Other Terms and/or Related ConceptsObfuscation; gobbledegook; nonsense; drivel; academic English; jargon.
DescriptionGibberish is an argument or assertion that is so flawed in its presentation that it is essentially meaningless. When the advocate has not advanced an intelligible argument, a considered response from the opponent is a waste of time.
Gibberish is quite common in academic literature. Stephen Murray-Smith, in his book Right Words: A Guide to English Usage in Australia is scathing in his definition of this particular form of gibberish:
Academic English is a horrible corrupt dialect of the English language, used by teachers in tertiary institutions in order to sound cleverer than they really are and thus to win promotion, power and money.
ExampleThe prevalence of gibberish in academic literature was also a major concern of Alan Sokal and Jean Bricmont. In their book Intellectual Impostures, they give many examples from the social sciences in particular. One is quoted here by way of illustration:
The time of this instant without duration is 'exposure time', be it over or under exposure. Its photographic and cinematographic technologies already predicted the existence and the time of a continuum stripped of all physical dimensions, in which the quantum of energetic action and the punctum of cinematic observation have suddenly become the last vestiges of a vanished morphological reality.
CommentAdvocates who use gibberish may be unaware of just how unintelligible their language is to the listener or reader. Or they may be deliberately using gibberish to obscure the issue and to avoid any possible challenge. Whether gibberish is the result of stupidity or duplicity, skeptics and critical thinkers will not be cowed by their own lack of comprehension. They are entitled to ask for clarification, and if appropriate, to draw attention to the flawed use of language.
The seeker after truth's initial response to gibberish in a verbal exchange will be courteous and pragmatic, viz: "What are you saying?...Could you explain what you mean?... Could you give an example?...You need to put your argument with greater clarity."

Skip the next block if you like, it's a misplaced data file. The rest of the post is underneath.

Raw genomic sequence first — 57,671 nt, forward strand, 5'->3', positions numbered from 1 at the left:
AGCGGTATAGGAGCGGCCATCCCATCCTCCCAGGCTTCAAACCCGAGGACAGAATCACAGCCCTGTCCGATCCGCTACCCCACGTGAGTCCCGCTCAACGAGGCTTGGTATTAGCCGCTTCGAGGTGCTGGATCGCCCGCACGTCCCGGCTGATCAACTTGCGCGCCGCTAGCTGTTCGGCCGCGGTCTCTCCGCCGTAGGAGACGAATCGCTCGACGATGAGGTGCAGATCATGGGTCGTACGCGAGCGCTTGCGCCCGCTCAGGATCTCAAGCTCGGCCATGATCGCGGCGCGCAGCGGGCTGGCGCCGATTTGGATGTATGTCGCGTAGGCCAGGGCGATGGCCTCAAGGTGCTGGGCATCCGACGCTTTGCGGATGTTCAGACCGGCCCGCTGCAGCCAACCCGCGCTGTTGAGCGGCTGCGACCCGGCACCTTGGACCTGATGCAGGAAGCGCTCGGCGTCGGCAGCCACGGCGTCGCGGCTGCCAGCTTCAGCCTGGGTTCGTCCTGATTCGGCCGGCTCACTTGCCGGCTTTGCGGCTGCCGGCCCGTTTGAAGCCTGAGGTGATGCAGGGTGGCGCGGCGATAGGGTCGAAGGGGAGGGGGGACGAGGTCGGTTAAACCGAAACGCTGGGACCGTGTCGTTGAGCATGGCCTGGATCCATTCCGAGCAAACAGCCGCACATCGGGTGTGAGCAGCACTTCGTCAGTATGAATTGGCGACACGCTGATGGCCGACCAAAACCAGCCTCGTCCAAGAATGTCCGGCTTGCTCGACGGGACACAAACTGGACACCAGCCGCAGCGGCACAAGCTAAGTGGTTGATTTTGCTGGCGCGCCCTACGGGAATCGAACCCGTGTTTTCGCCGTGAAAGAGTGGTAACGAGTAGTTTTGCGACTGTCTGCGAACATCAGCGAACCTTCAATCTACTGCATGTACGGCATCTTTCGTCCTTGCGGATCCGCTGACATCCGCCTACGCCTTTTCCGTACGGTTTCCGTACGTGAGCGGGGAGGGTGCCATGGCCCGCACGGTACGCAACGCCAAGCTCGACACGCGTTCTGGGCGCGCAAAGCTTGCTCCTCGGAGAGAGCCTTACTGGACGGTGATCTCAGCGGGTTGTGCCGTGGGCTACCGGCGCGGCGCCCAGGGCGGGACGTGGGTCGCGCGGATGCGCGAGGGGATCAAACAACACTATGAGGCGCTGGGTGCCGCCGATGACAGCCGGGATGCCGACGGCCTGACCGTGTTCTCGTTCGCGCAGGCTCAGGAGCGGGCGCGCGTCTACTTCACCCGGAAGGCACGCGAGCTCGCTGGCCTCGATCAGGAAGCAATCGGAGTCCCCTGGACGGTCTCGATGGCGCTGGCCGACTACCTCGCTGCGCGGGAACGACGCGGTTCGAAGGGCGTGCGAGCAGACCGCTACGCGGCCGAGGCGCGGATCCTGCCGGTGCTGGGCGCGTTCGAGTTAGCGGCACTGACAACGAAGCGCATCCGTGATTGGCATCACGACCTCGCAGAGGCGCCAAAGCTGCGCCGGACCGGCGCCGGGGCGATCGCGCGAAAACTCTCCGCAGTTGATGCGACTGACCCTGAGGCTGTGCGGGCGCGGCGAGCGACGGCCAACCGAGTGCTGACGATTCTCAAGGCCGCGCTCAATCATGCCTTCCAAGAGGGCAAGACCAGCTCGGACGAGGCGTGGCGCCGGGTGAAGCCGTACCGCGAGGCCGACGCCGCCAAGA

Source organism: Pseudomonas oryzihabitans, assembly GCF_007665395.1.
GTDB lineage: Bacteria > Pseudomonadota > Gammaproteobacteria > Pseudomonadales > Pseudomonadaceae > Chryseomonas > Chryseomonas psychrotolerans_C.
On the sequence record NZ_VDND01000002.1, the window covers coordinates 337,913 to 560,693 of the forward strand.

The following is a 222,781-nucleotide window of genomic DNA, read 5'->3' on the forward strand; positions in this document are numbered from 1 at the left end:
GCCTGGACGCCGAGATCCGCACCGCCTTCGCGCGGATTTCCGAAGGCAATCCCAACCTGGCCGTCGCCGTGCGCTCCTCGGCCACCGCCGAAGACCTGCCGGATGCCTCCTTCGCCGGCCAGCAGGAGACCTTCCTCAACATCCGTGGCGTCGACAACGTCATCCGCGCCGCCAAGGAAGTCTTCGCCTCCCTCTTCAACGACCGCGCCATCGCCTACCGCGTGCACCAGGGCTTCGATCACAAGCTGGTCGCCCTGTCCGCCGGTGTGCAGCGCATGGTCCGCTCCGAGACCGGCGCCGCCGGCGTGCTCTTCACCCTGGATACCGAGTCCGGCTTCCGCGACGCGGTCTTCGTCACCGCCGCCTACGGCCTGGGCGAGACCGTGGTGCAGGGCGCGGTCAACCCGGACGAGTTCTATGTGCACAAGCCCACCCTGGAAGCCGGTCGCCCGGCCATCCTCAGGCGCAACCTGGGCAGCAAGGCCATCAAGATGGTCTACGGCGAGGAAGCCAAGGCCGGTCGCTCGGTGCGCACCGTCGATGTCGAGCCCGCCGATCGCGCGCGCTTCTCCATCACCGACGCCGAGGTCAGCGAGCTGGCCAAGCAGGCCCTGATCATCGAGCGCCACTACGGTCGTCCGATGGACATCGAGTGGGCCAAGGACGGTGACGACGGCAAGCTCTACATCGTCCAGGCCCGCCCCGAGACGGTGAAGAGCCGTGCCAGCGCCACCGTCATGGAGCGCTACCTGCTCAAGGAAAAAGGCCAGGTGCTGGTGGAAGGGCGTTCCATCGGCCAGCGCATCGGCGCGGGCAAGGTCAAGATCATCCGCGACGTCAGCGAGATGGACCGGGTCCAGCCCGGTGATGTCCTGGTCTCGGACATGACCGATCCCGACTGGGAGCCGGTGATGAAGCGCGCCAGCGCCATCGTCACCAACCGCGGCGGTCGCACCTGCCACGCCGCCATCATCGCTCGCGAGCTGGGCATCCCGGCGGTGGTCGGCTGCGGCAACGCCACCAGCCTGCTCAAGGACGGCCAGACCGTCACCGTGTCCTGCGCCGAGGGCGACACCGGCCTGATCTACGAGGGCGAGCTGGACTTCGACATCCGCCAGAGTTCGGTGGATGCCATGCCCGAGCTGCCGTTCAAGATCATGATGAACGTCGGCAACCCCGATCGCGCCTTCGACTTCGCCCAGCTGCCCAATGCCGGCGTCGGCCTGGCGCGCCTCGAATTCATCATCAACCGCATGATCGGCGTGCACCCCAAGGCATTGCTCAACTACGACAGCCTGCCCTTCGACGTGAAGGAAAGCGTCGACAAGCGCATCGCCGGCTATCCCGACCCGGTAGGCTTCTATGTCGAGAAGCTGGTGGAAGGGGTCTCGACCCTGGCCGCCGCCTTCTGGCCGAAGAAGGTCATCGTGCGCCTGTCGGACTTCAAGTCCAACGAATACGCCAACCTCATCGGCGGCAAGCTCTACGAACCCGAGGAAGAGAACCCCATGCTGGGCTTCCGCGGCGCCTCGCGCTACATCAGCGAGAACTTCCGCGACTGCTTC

If mild and courteous requests for clarification are ignored, more emphatic requests might be necessary, viz: "Could you please come to the point?...I can't tell whether your position has any merit because I have no idea what you are saying... Complex ideas need to be expressed in simple, direct language... I think what you just said is essentially meaningless, but I can't tell for sure because your explanation was so garbled..."
If this still has no effect, perhaps a more confrontational approach is in order: "How can I tell the difference between what you are saying and complete horse manure?"
Note that it is critically important to distinguish between unnecessary gibberish and the use of uncommon words to convey complex ideas with precision. There is nothing wrong with an advocate using an advanced vocabulary when this is necessary to communicate an exact meaning.
The problem of obfuscation arises when an esoteric vocabulary is used in ignorance, with little or no regard for meaning, or for the effect on the listener or reader. The expansion of vocabulary to enhance the quality and precision of written expression or speech is laudable. However when an advocate engages in the indiscriminate use of meaningless words, or uses meaningful words meaninglessly, the practice should be treated with the scorn, mockery and censure it deserves.